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J Oral Pathol Med. 2010 Oct;39(9):672-6. doi: 10.1111/j.1600-0714.2010.00915.x. Epub 2010 Aug 3.

Is workplace screening for potentially malignant oral disorders feasible in India?

Author information

  • 1Department of Oral Medicine, King's College London, London, UK. s.warne@kcl.ac.uk



Because of delays in diagnosis, oral cancer usually presents for therapy at a late stage. Patients are unaware of having lesions as they are mostly asymptomatic and physicians generally do not examine the mouth sufficiently. People in rural areas or are underserved may not frequently visit the dentist who can easily pick up these lesions early. Screening programs are useful in that regard. Such programs in general are conducted by either inviting people to come to a screening center or by health care workers visiting the individual households. However, those who work during the day may not visit screening centers or be at home during the day of the screening by a visiting health care worker. Workplace screening overcomes these challenges.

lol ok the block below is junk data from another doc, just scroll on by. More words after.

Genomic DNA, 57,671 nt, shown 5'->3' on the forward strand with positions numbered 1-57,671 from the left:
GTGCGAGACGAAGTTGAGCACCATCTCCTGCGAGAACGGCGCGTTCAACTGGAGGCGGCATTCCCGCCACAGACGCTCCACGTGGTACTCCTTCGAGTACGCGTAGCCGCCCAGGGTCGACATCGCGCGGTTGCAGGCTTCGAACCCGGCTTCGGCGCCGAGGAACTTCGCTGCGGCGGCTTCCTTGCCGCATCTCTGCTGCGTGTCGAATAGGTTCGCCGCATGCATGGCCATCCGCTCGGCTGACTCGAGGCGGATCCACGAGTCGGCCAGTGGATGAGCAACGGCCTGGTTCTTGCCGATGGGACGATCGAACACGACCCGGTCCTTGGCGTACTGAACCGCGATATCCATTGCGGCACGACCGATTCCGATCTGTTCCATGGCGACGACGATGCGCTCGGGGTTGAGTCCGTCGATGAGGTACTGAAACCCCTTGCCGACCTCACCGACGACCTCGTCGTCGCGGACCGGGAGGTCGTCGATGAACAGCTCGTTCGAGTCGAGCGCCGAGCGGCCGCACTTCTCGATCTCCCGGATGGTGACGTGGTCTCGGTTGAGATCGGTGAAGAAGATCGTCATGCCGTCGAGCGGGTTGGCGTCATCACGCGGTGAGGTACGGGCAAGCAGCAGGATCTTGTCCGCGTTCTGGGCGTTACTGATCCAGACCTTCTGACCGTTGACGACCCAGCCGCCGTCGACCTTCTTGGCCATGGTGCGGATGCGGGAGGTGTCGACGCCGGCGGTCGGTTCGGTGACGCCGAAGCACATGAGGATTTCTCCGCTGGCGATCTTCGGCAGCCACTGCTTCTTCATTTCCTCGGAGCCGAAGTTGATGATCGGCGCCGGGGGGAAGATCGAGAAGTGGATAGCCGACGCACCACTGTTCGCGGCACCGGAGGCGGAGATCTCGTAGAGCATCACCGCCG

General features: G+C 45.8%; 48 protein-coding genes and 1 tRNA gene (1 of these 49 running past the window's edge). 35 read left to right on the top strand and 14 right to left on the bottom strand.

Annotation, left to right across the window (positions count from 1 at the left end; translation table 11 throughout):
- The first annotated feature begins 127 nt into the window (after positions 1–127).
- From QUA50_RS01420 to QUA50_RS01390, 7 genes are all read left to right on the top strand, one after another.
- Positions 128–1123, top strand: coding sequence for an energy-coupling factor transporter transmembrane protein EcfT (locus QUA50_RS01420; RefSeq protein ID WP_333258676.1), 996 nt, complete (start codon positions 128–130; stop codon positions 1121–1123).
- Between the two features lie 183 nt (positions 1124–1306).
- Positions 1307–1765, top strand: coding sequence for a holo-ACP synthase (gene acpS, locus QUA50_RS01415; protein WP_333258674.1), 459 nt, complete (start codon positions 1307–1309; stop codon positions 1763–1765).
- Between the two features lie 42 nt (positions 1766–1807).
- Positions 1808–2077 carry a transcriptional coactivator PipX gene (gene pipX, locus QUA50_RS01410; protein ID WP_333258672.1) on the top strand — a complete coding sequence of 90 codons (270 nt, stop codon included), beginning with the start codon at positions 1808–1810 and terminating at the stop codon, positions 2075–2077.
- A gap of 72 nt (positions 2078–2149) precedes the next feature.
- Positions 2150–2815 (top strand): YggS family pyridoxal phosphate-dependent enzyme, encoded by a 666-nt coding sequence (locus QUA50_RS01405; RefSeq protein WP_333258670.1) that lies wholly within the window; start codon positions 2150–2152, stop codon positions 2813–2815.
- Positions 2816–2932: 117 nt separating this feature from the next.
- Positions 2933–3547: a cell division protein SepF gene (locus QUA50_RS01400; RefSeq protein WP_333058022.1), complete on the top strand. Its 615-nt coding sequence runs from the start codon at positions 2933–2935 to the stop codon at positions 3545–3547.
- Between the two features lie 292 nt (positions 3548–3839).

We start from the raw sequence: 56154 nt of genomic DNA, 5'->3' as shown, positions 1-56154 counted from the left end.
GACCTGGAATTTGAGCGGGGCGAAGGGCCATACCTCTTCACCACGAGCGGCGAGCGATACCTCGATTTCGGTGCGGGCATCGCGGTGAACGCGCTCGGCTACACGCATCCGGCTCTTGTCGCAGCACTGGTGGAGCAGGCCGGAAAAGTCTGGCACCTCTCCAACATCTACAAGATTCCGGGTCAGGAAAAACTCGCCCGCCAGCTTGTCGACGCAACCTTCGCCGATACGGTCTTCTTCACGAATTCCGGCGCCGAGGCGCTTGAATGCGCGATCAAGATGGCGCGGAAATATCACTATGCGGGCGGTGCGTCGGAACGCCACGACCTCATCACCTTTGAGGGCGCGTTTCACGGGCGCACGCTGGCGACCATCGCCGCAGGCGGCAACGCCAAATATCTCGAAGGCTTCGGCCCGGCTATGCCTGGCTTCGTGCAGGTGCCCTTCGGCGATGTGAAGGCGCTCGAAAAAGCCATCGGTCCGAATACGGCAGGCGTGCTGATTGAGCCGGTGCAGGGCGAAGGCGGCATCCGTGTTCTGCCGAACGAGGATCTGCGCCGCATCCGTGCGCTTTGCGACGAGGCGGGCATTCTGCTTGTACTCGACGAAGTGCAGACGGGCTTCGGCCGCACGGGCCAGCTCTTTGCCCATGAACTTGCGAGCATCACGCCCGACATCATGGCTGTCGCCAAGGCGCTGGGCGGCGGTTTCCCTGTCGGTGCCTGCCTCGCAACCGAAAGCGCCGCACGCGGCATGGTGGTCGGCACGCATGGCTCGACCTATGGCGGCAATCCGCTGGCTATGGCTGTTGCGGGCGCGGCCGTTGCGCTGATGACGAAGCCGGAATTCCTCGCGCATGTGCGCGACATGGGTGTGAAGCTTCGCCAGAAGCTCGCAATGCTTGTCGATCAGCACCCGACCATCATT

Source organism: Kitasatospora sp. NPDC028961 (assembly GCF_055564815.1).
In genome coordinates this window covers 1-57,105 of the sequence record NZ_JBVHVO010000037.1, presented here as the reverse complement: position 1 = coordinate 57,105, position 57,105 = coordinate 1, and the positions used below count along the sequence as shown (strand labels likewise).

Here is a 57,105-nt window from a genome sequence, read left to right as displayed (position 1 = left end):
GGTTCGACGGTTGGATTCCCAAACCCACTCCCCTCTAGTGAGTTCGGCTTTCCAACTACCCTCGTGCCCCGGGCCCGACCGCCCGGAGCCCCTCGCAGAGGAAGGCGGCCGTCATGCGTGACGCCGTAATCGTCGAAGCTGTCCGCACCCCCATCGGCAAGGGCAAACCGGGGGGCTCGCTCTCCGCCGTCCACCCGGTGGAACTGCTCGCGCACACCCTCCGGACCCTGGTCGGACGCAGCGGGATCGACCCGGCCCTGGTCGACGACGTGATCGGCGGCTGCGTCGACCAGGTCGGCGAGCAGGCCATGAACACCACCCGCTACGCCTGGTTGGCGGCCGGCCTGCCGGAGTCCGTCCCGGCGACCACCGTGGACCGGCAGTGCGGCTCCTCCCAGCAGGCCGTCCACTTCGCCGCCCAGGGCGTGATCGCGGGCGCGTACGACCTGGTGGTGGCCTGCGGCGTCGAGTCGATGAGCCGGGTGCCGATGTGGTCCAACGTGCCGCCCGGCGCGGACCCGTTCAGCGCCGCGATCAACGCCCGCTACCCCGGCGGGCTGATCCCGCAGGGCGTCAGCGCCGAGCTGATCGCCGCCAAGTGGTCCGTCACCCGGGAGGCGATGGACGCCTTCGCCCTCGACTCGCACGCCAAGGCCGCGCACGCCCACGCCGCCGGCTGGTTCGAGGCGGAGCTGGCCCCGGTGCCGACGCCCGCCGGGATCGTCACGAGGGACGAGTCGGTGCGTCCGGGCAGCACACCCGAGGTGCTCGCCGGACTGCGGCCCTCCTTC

To assess the feasibility of a screening program to detect potentially pre-malignant oral disorders in a workplace in India, clinically visible mucosal lesions were compared with the clinical photographs of the same lesions assessed by an expert. Role of smoking, alcohol, and chewing betel quid and tobacco in the etiology of those lesions were assessed.


Sixty-nine percent of the eligible subjects participated in the screening (n=1613). Prevalence of leukoplakia was 5%. Bidi (OR=35.6), and cigarette smoking (OR=22.8), alcohol (OR=17.6), and tobacco and areca nut chewing (OR=7.5), were significantly associated with leukoplakia and erythroplakia (all P< 0.05).


Conduction of a screening program by valid visual inspection to detect potentially malignant oral disorders within a workplace is not only feasible but also effective.

© 2010 John Wiley & Sons A/S.

[PubMed - indexed for MEDLINE]
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